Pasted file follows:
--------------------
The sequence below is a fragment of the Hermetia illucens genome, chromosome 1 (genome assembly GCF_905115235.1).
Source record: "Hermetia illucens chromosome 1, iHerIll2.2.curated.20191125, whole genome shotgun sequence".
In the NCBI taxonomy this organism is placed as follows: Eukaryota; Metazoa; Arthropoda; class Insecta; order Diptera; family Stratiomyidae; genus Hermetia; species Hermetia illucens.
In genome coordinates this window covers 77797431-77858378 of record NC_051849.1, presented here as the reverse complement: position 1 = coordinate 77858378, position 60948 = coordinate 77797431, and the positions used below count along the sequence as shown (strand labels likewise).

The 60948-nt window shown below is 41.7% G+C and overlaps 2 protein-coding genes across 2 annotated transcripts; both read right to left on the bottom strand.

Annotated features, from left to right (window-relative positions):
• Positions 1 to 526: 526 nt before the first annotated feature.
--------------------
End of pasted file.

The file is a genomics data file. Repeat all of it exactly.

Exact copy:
The sequence below is a fragment of the Hermetia illucens genome, chromosome 1 (genome assembly GCF_905115235.1).
Source record: "Hermetia illucens chromosome 1, iHerIll2.2.curated.20191125, whole genome shotgun sequence".
In the NCBI taxonomy this organism is placed as follows: Eukaryota; Metazoa; Arthropoda; class Insecta; order Diptera; family Stratiomyidae; genus Hermetia; species Hermetia illucens.
In genome coordinates this window covers 77797431-77858378 of record NC_051849.1, presented here as the reverse complement: position 1 = coordinate 77858378, position 60948 = coordinate 77797431, and the positions used below count along the sequence as shown (strand labels likewise).

The 60948-nt window shown below is 41.7% G+C and overlaps 2 protein-coding genes across 2 annotated transcripts; both read right to left on the bottom strand.

Annotated features, from left to right (window-relative positions):
• Positions 1 to 526: 526 nt before the first annotated feature.